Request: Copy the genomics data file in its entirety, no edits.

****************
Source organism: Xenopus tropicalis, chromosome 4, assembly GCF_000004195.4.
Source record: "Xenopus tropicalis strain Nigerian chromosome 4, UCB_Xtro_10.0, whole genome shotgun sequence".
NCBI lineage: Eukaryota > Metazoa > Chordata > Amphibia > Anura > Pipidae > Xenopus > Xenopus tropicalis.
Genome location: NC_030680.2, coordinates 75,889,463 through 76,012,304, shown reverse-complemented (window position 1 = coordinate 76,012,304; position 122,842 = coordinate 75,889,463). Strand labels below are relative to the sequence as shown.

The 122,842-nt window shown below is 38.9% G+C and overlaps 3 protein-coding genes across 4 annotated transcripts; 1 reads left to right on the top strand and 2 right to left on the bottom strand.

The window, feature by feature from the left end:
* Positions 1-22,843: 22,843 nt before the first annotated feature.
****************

Source organism: Xenopus tropicalis, chromosome 4, assembly GCF_000004195.4.
Source record: "Xenopus tropicalis strain Nigerian chromosome 4, UCB_Xtro_10.0, whole genome shotgun sequence".
NCBI lineage: Eukaryota > Metazoa > Chordata > Amphibia > Anura > Pipidae > Xenopus > Xenopus tropicalis.
Genome location: NC_030680.2, coordinates 75,889,463 through 76,012,304, shown reverse-complemented (window position 1 = coordinate 76,012,304; position 122,842 = coordinate 75,889,463). Strand labels below are relative to the sequence as shown.

The 122,842-nt window shown below is 38.9% G+C and overlaps 3 protein-coding genes across 4 annotated transcripts; 1 reads left to right on the top strand and 2 right to left on the bottom strand.

The window, feature by feature from the left end:
* Positions 1-22,843: 22,843 nt before the first annotated feature.